“When you ask a psychopath a straightforward question that requires a straightforward answer, he usually goes round and round in circles or talks about something else altogether.”—Claudia Moscovici, “Dangerous Mind Games: How Psychopaths Manipulate and Deceive“
The ex-narcissist has been employing several diversionary tactics this week. Trying to reach a decision with him is like trying to corner a wild horse in field with no corners and unreliable fences. At any moment, he might flee or fight. He might jump the fence. It’s instinct. He can’t believe I am anything but a predator, though for entirely different reasons than the horse.
His initial response to trying to make a decision was that of a little kid who closes her eyes and thinks you can’t see her because she can’t see you. It’s like he just decided to ignore any message that didn’t suit him. Unfortunately, medical decisions for the kids can’t just linger around unresolved. With advice from my lawyer I put some pressure on him to engage in a conversation as we’re required to make joint medical decisions.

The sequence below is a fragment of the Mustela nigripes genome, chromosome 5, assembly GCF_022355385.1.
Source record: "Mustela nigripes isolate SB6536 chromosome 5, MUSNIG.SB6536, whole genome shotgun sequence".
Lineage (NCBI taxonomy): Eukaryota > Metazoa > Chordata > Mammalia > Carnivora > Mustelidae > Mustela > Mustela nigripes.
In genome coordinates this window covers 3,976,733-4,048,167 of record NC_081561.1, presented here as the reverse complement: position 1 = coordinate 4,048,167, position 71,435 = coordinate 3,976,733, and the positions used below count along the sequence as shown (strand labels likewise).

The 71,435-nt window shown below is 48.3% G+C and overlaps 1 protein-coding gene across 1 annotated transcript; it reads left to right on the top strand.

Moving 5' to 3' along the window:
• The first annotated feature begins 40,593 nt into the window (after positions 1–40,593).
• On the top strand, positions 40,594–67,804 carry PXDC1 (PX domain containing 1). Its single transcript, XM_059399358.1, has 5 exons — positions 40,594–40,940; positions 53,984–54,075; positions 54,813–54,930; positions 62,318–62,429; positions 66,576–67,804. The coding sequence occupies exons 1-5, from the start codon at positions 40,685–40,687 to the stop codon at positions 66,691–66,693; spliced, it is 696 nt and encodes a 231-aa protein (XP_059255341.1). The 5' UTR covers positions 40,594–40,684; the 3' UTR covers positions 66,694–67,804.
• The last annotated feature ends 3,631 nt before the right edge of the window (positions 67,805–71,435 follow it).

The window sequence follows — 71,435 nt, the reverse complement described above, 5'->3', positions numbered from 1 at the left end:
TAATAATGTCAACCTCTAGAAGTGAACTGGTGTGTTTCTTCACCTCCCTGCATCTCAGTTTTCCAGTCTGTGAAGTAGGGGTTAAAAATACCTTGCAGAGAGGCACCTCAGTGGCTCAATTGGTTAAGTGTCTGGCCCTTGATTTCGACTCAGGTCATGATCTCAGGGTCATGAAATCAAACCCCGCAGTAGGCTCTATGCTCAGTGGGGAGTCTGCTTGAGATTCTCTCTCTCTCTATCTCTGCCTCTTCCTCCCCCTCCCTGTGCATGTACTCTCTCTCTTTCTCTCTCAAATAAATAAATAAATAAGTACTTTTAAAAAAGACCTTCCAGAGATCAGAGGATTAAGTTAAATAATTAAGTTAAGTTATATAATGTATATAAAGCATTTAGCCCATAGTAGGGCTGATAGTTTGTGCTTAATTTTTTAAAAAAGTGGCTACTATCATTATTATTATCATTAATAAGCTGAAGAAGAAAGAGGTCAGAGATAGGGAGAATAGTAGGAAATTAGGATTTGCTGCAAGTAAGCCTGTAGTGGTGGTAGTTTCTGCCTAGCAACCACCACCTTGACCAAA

Sarcasm and passive aggressiveness came next. When that didn’t work, he tried to change the subject and triangulate. Why wasn’t I focusing on the medical decisions for our other child? I solved that by addressing the concern of triangulation in a new message thread. Of course, he didn’t reply to that because he doesn’t really care. His whole purpose was to derail the conversation.
He isn’t stupid. He doesn’t want to commit to something in writing because he won’t be able to go back and gaslight me by misremembering the past. (Though he has tried that previously.) After all those strategies failed to derail me in my pursuit of a decision he used projection. He accused me of starting an argument. Clearly asking why he wanted to ignore the advice of two different doctors is starting an argument.
And then he feel back on the silent treatment.